Horse Side Vet Guide ®

Equine Health Resource

Groin Swelling in Mare or Gelding

Code Orange - Call Your Vet at Their First Available Office Hours

Code Yellow - Contact Your Vet at Your Convenience for an Appointment

Code Orange - Call Your Vet at Their First Available Office Hours

  • If you feel the problem is severe or has come on suddenly.
  • If the results of the Whole Horse Exam (WHE) in the resting horse indicate fever (Temp >101F/38.3C) or heart rate greater than 48 BPM.

Code Yellow - Contact Your Vet at Your Convenience for an Appointment

  • If you consider this a chronic and relatively mild problem that is not changing rapidly.
  • If the results of the Whole Horse Exam (WHE) suggest the horse is otherwise normal.

In stallions swelling of the groin may relate to testicular conditions. Obviously, this is not a concern for mares or geldings.

As with any swelling, it is important to consider what anatomic structures exist in the area and which of them might be involved. In mares, this includes the mammary gland. Geldings occasionally develop sarcoids and other skin tumors in the groin area.

Abscesses occur in this area, but are difficult to diagnose without ultrasound. Puncture wounds to the area can cause infection and severe swelling and sometimes seal over quickly and thus might be hard to detect. Traumatic injury can result in hematoma or seroma formation here.

Complications from castration can persist chronically, or appear later. A hydrocele is a fluid accumulation within the remnants of the scrotal sac after castration.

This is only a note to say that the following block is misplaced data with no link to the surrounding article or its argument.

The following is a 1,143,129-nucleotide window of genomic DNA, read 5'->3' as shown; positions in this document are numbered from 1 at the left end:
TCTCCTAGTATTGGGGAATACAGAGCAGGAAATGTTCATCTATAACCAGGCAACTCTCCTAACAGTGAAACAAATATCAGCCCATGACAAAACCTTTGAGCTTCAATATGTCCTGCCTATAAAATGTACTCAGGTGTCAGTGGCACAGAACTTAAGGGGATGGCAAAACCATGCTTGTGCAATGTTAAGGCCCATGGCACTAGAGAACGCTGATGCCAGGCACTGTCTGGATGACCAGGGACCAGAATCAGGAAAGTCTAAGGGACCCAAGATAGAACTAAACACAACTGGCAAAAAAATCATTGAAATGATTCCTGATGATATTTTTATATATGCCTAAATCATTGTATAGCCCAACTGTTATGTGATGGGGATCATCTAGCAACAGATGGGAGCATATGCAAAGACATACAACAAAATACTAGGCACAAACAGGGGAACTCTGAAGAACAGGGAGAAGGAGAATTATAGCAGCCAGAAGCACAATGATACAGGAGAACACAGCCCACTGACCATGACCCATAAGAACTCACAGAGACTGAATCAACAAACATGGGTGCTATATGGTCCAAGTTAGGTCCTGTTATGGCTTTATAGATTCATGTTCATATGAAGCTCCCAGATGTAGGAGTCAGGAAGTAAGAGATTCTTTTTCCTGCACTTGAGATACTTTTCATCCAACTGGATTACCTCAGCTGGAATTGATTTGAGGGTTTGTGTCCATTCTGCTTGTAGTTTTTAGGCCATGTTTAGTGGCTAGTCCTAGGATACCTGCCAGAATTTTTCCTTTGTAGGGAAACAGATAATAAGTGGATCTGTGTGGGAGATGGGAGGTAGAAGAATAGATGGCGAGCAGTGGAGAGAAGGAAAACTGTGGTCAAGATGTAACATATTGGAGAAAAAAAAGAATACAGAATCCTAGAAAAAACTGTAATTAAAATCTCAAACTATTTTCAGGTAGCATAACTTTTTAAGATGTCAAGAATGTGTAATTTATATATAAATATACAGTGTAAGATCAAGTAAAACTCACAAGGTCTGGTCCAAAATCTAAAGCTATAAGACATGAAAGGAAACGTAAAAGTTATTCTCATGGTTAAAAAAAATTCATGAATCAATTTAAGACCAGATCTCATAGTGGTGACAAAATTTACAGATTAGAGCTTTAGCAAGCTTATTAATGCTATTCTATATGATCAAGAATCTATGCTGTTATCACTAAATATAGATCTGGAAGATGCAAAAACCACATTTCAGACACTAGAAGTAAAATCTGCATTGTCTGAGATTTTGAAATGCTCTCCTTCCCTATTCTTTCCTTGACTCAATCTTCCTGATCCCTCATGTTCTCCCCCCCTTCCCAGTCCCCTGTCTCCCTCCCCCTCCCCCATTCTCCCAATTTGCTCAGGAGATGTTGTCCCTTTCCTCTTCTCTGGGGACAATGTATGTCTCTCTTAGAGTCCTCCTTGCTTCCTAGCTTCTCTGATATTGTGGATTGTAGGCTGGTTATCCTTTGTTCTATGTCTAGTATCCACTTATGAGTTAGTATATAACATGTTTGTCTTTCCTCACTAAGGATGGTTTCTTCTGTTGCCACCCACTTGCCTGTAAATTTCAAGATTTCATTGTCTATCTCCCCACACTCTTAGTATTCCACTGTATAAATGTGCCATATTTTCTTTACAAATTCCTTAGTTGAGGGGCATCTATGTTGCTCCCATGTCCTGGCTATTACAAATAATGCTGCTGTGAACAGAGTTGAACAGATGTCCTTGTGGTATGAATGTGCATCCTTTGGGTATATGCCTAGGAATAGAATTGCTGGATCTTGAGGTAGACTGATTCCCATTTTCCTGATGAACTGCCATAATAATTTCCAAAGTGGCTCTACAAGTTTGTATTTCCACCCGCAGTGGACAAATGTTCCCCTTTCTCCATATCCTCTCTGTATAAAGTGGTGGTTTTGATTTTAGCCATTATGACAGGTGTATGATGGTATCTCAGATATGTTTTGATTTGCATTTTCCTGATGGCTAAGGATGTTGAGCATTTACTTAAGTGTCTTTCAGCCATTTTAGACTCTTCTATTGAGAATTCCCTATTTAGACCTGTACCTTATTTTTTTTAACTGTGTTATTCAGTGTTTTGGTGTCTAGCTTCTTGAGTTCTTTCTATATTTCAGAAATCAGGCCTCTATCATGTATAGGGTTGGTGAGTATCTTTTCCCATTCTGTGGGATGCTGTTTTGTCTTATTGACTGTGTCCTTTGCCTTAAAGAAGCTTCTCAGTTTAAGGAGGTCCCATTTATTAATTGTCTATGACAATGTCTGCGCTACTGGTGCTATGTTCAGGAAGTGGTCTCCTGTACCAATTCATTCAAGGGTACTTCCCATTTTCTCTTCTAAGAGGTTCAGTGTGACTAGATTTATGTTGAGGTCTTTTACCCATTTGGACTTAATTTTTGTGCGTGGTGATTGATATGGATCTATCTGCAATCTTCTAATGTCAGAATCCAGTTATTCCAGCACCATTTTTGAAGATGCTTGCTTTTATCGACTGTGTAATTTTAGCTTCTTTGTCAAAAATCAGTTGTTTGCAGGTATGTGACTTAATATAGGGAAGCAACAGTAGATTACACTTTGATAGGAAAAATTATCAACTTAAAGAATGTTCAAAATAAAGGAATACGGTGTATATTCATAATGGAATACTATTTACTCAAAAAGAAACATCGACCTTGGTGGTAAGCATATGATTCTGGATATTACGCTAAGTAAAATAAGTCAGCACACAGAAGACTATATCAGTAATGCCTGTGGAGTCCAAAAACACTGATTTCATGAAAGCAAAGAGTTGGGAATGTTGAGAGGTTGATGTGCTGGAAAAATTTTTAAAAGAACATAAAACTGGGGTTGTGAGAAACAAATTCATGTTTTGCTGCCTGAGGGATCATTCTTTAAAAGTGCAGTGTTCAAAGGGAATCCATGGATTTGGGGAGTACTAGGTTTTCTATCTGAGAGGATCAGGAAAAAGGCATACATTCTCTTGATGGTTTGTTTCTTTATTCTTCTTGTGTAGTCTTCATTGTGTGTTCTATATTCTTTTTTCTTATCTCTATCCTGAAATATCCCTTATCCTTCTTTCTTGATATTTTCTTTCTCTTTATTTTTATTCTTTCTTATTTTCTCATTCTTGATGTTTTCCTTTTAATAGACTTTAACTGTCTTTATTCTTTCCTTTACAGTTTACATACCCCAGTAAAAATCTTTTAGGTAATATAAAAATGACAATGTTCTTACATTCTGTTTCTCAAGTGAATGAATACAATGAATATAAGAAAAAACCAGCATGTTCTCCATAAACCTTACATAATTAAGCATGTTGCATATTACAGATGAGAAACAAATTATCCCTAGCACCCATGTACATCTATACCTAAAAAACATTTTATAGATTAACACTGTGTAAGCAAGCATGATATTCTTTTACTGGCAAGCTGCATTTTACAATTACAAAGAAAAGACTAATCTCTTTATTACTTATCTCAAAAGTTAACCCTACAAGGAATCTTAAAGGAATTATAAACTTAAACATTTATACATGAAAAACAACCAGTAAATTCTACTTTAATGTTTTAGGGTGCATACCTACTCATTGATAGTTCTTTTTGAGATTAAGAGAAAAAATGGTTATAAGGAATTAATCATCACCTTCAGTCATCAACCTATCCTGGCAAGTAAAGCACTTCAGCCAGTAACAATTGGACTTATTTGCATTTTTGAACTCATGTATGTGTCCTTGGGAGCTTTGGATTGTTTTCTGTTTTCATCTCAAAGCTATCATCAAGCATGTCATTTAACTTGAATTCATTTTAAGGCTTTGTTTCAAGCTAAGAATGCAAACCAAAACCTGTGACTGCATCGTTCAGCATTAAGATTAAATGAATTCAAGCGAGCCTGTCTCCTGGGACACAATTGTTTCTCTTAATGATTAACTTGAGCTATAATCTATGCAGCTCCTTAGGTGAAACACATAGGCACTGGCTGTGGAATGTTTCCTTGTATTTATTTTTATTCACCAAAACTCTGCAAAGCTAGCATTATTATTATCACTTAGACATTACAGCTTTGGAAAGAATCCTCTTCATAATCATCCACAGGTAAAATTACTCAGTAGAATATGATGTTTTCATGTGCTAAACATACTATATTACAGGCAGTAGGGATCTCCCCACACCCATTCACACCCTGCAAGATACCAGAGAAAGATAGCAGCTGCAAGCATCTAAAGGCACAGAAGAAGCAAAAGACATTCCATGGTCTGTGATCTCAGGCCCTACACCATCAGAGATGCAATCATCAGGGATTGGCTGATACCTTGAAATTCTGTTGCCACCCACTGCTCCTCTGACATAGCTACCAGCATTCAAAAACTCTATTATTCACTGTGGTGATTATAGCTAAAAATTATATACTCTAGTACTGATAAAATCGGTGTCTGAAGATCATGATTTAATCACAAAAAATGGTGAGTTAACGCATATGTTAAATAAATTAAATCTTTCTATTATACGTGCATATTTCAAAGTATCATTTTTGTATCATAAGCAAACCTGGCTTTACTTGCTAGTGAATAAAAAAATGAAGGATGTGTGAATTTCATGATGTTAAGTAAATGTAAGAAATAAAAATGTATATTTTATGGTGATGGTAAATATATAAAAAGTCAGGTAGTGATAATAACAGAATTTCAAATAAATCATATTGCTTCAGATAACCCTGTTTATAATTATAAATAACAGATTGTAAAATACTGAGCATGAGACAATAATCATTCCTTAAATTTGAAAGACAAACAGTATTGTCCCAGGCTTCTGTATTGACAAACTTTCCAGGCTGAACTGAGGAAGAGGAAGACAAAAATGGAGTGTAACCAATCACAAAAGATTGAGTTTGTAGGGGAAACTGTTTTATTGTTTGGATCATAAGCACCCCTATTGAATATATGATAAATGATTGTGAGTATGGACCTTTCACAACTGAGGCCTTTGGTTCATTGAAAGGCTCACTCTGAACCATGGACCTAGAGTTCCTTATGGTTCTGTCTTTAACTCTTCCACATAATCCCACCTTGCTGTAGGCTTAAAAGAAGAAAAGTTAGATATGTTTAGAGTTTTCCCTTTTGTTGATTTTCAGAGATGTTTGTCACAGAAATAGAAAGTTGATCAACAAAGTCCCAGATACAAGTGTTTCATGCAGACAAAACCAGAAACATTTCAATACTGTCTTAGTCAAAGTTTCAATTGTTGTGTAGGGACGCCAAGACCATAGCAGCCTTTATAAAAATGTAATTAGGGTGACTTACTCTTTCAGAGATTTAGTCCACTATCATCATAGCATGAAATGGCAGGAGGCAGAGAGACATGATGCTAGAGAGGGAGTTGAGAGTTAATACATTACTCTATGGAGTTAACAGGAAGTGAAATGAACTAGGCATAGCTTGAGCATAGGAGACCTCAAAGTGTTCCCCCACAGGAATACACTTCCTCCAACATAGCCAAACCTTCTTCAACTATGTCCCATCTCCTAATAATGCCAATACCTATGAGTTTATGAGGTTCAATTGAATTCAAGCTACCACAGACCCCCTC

WHAT TO DO

Assess your horse’s general health using the Whole Horse Exam (WHE), and feel the area carefully. Look for swelling both higher up on the abdominal wall and down the leg because swelling in other areas can spread to this area.

Gently press on the swelling and look for a pain response, but be careful not to get kicked. Does the swelling seem hard or soft? Is there moisture or drainage in the area? Carefully look under the rest of the belly for signs of hair loss or swelling. Is the horse lame at the walk or does the swelling appear to affect the horse’s ability to move?

Contact your vet with your findings and concerns.

WHAT YOUR VET DOES

Your vet will perform a physical exam and examine the affected area (often using ultrasound), in order to identify the underlying cause of the swelling.

Author: Doug Thal DVM Dipl. ABVP

CONTACT US

We're not around right now. But you can send us an email and we'll get back to you, asap.

Sending